We were committed to grow 100 acres of rice per annum, but there was no option about our major endeavour on our land, on the Tullakool rice area. It was called the Tullakool Irrigation Area as separate and distinct from the Wakool Irrigation Area and the dairy and sheep farms became part of the Wakool Irrigation Area, with different water allocations.
The requirement for us on Tullakool was the 100 acres of rice had to be grown on a six year rotation with pasture crops and therefore we had sheep.We were closely governed because we were dependent on, for the first few years, on a very meagre living allowance and I suppose generous interest rates because none of these fellows - they were all just back from service in the Army, Navy or Air Force, so nobody had had any income, had earned anything for the numbers of years that they'd been in the services, so we were, of necessity, borrowing money to become established.
Frank and I had what now would be considered a small amount of equipment. Our main item was what today would be considered a far too small Case tractor which was new. Farm machinery was very hard to buy at that time because during the war everything had been directed to the war effort and shipping had been restricted to essential things and farm equipment wasn't considered essential and so there was a great shortage.
We also had a double furrow plough and I can't remember the details, but a couple of other things, a scarifier and I want to say a mull-board plough, I'm not sure whether it's mull-board or mould board, but we had a skeleton plant and one of our immediate neighbours, who was Mick Miller, also from Leeton, he had lots of energy and enthusiasm, but he didn't have any plant. We couldn't afford to buy labour, so in the beginning Frank and Mick worked shifts around the clock with our plant. He helped Frank and in return Frank helped him and they used our equipment. Some of the settlers had plant from the prisoner-of-war farm which had been in that Tullakool area during the war; there was farming equipment there and some farmers obtained some of that equipment, once again by ballot.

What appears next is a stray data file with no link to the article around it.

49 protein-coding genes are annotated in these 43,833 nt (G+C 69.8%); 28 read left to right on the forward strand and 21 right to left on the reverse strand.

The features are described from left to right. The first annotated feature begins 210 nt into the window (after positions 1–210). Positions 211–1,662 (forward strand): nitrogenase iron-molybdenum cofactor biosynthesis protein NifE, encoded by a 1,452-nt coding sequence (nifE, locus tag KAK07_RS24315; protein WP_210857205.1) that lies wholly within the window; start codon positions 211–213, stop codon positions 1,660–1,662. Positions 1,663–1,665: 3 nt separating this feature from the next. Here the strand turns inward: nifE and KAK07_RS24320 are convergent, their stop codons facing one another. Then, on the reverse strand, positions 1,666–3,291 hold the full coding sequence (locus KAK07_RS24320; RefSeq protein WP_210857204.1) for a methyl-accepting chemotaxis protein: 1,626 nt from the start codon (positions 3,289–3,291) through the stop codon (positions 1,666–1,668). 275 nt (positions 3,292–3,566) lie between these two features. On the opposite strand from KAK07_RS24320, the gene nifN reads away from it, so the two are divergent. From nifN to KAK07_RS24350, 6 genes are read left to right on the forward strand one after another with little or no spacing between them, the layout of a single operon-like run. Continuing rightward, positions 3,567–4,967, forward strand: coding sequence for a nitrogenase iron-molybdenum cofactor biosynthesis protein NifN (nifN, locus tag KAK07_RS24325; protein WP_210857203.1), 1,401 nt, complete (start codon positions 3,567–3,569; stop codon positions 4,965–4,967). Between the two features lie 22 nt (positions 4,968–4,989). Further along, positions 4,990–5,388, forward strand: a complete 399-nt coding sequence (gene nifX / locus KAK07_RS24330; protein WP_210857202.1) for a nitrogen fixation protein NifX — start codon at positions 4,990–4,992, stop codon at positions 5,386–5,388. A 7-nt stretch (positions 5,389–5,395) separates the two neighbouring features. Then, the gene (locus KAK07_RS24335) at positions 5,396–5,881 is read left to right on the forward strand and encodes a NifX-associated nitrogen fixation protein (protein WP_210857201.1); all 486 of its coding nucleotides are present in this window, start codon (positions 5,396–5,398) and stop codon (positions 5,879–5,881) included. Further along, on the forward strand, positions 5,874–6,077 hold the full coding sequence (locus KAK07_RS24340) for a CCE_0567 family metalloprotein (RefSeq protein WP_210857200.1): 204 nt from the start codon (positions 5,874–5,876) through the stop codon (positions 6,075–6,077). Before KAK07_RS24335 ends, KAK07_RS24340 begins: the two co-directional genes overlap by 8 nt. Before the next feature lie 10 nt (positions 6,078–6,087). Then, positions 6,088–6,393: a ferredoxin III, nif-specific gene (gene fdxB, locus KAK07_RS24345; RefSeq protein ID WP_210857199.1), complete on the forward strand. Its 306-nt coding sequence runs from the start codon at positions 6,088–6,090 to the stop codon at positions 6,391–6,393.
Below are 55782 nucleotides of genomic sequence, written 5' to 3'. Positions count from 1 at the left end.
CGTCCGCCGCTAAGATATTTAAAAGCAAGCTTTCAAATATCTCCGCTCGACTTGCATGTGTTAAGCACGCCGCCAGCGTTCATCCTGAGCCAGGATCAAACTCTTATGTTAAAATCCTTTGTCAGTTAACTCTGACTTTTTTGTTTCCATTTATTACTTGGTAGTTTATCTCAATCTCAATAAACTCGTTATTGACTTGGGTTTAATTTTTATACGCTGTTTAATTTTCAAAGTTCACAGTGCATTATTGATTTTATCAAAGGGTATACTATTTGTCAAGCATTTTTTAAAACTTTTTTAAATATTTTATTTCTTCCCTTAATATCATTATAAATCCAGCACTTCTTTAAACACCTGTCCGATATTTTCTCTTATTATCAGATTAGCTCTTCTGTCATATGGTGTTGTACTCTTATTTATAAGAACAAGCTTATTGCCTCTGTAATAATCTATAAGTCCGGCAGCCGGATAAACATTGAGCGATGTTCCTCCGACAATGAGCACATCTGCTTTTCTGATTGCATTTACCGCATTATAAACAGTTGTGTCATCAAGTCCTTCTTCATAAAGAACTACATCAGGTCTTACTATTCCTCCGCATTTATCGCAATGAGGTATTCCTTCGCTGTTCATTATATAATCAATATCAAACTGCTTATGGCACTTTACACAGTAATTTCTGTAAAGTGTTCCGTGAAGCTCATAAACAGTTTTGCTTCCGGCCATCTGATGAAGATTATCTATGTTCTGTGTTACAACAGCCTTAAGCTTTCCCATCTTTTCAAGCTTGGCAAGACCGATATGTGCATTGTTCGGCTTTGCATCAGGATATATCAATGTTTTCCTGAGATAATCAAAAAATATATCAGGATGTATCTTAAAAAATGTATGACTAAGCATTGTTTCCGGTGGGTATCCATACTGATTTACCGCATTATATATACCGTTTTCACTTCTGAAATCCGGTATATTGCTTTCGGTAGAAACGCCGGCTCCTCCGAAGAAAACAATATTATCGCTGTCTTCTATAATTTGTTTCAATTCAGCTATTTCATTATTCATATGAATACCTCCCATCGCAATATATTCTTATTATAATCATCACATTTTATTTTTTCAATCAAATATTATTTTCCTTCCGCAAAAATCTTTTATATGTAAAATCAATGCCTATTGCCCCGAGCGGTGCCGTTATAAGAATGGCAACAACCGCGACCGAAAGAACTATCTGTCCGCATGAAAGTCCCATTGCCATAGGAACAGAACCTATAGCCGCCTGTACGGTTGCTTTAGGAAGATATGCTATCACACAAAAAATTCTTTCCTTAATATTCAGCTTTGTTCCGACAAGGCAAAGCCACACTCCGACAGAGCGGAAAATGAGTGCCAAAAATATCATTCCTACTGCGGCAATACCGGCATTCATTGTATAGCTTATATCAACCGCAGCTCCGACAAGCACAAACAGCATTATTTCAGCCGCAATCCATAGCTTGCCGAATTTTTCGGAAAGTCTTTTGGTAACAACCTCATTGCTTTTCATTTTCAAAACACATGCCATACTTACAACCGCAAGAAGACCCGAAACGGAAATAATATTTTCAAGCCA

Harvesting with horses

The ploughing of the paddocks themselves was tractor drawn, but our early harvesters were horse drawn and I have a vision of Frank behind this double furrow plough being horse drawn and I've also seen a photo of the late George Anthony who was one of our fellow settlers, I've seen him behind an implement that was horse drawn. I would say that our first three, four rice harvesters were horse drawn.
The very first Tullakool settlers came in 1948 and Frank came onto our block in February 1949 and I waited in Leeton for our third child to be born and I came in the June 1949.
In the beginning we had a very splendid vehicle, it was what was known in the Army as a blitzwagon, it was a four wheel drive vehicle. It had a front cabin and a very rugged looking trucklike body, and that was our only vehicle. It wasn't very comfortable, it was still the metal seats from the Army. I did make cushions, but there were just two single seats and then we used to have a cushion on the floor and a butterbox in between the two metal seats. Trips to town were not very regular, they were regular but they were not very frequent."
Barham was the nearest town. It hadn't been geared for the influx of new settlers - you couldn't buy any building materials, you couldn't buy furniture, a whole range of things because by the time the whole of the Tullakool area was opened up, I believe it involved 68 new families who came into the district, so for some things we had to go further afield and we went either to Deniliquin or to Kerang.

Domestic life on 32 volts

Because we'd lived in Leeton, we had a number of 240 volt items of household equipment which were absolutely useless in our new circumstances. Fairly early we bought - generated our own power. There was a Perkins diesel motor involved and you had to go over to the engine room when you were ready to use power, you went over and switched it on and when you were finished, you went back and switched it off, which wasn't convenient - that was 32 volt only. When we first came there I had a wretched petrol iron and I say wretched because on one occasion I set fire to the kitchen curtains. I went off, my attention was taken away from the ironing and the curtain blew over where the petrol thing was and that was pretty scary. We had an iron, a floor polisher.
Our floors were all linoleum covered. We just didn't - well even in Leeton, we didn't have the luxury of carpet and we certainly didn't in the early years at Tullakool, so a floor polisher and an iron, not a washing machine at the outset.
We built on to the first building as previously described, we built on a back section and that included a laundry at one end and then a veranda or porch space which was gauzed in and then at the other end was the bathroom, but at first, we had a copper, Frank must have manufactured some sort of a frame for it and it was out in the yard and heated with an open fire. We used to boil the clothes and rinse them.